“The MR Facility aims to support world-class research in humans using state-of-the-art imaging tools and analysis methods.”
The MR Facility is a multi-disciplinary academic facility which hosts a community of scientists and clinicians using imaging to investigate genetic, cardiovascular, neurological and metabolic causes of disease. We have collaborations with numerous fields of basic science including physics, mathematics and bioinformatics.
The unit is equipped with a 3T Siemens Prisma (with 3D stimulus presentation) and a 1.5T Siemens Aera (including an exercise ergometer) with applications including fMRI, multinuclear spectroscopy, DTI, cardiovascular and whole body imaging. We perform translational and clinical imaging research using new imaging technologies, interventions and modelling techniques for proof of concept studies through to large-scale population cohorts. The unit is also equipped for dynamic contrast enhanced studies, adenosine stress MR and real-time exercise imaging. We have numerous collaborations with scientists in machine learning, biostatistics and genomics to support a variety of projects.
The facility is located within the main hospital allowing easy access for both patients and healthy volunteers. We also have an advanced image management system available to investigators as well as direct links to the Trust’s PACS and hospital information systems. Our team of radiographers and physicists are available for advice at any stage of project development.
Osimo EF, Brugger SP, de Marvao A, Pillinger T, Whitehurst T, Statton B, Quinlan M, Berry A, Cook SA, O’Regan DP, Howes OD. (2020). Cardiac structure and function in schizophrenia: cardiac magnetic resonance imaging study. Br J Psychiatry. doi: 10.1192/bjp.2019.268.
Bello GA, Dawes TJW, Duan J, Biffi C, de Marvao A, Howard LSGE, Gibbs JSR, Wilkins MR, Cook SA, Rueckert D, O’Regan DP. (2019). Deep learning cardiac motion analysis for human survival prediction. Nat Mach Intell. 11;1:95-104. doi: 10.1038/s42256-019-0019-2.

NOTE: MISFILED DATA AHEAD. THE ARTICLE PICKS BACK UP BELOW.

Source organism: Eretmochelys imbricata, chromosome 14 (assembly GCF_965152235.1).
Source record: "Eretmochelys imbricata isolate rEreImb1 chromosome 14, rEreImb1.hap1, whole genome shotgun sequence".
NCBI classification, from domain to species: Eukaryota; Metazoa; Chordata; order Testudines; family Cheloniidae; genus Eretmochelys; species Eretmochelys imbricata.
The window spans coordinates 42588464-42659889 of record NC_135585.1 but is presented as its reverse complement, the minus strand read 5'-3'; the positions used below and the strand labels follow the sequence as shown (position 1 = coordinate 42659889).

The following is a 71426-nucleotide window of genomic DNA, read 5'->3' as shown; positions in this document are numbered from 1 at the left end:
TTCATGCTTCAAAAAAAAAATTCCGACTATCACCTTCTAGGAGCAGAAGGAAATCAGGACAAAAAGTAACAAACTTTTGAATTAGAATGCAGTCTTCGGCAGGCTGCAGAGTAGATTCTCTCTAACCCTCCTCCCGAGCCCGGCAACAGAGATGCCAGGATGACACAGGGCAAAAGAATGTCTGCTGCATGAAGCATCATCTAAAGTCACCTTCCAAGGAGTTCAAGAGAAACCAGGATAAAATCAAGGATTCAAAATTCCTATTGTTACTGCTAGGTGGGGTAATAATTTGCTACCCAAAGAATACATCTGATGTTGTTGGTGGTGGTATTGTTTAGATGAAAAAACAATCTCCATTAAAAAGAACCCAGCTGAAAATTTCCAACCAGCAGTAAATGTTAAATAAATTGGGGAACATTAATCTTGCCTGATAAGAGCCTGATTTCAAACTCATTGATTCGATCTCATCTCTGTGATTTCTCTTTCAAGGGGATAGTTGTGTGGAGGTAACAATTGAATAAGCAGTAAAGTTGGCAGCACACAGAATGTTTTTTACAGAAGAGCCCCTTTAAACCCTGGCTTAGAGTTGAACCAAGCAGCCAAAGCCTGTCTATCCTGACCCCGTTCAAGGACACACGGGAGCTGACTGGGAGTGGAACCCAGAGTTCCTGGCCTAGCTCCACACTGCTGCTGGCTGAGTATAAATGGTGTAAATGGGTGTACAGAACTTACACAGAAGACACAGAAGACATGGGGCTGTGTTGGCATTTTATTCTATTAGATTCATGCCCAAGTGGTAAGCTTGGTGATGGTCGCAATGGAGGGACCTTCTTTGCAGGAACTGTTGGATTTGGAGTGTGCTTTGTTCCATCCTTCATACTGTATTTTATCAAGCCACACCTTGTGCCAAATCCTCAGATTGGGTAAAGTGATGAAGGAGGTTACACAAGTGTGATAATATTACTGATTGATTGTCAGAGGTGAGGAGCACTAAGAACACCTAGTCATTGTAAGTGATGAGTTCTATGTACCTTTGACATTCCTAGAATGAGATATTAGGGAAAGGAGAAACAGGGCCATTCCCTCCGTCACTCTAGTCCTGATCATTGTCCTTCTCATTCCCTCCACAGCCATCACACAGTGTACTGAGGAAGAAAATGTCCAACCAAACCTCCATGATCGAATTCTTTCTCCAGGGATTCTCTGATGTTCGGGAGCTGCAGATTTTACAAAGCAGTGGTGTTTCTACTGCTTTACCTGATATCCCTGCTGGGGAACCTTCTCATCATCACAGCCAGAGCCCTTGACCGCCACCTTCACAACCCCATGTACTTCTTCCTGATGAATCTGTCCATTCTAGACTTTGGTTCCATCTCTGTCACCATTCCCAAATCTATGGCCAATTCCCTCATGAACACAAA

Nour MM, Dahoun T, Schwartenbeck P, Adams RA, FitzGerald THB, Coello C, Wall MB, Dolan RJ, Howes OD. (2018). Dopaminergic basis for signaling belief updates, but not surprise, and the link to paranoia. Proc Natl Acad Sci USA. 23;115(43):E10167-E10176. doi: 10.1073/pnas.1809298115.
Jauhar S, McCutcheon R, Borgan F, Veronese M, Nour M, Pepper F, Rogdaki M, Stone J, Egerton A, Turkheimer F, McGuire P, Howes OD. (2018). The relationship between cortical glutamate and striatal dopamine in first-episode psychosis: a cross-sectional multimodal PET and magnetic resonance spectroscopy imaging study. Lancet Psychiatry. 5(10):816-823. doi: 10.1016/S2215-0366(18)30268-2.
Schafer S, de Marvao A, Adami E, Fiedler LR, Ng B, Khin E, Rackham OJ, van Heesch S, Pua CJ, Kui M, Walsh R, Tayal U, Prasad SK, Dawes TJ, Ko NS, Sim D, Chan LL, Chin CW, Mazzarotto F, Barton PJ, Kreuchwig F, de Kleijn DP, Totman T, Biffi C, Tee N, Rueckert D, Schneider V, Faber A, Regitz-Zagrosek V, Seidman JG, Seidman CE, Linke WA, Kovalik JP, O’Regan D, Ware JS, Hubner N and Cook SA. (2017). Titin-truncating variants affect heart function in disease cohorts and the general population. Nat Genet, 49(1), 46-53.
Dawes TJW, de Marvao A, Shi W, Fletcher T, Watson GMJ, Wharton J, Rhodes CJ, Howard L, Gibbs JSR, Rueckert D, Cook SA, Wilkins MR, O’Regan DP. (2017). Machine Learning of Three-dimensional Right Ventricular Motion Enables Outcome Prediction in Pulmonary Hypertension: A Cardiac MR Imaging Study. Radiology, 283(2), 381-390.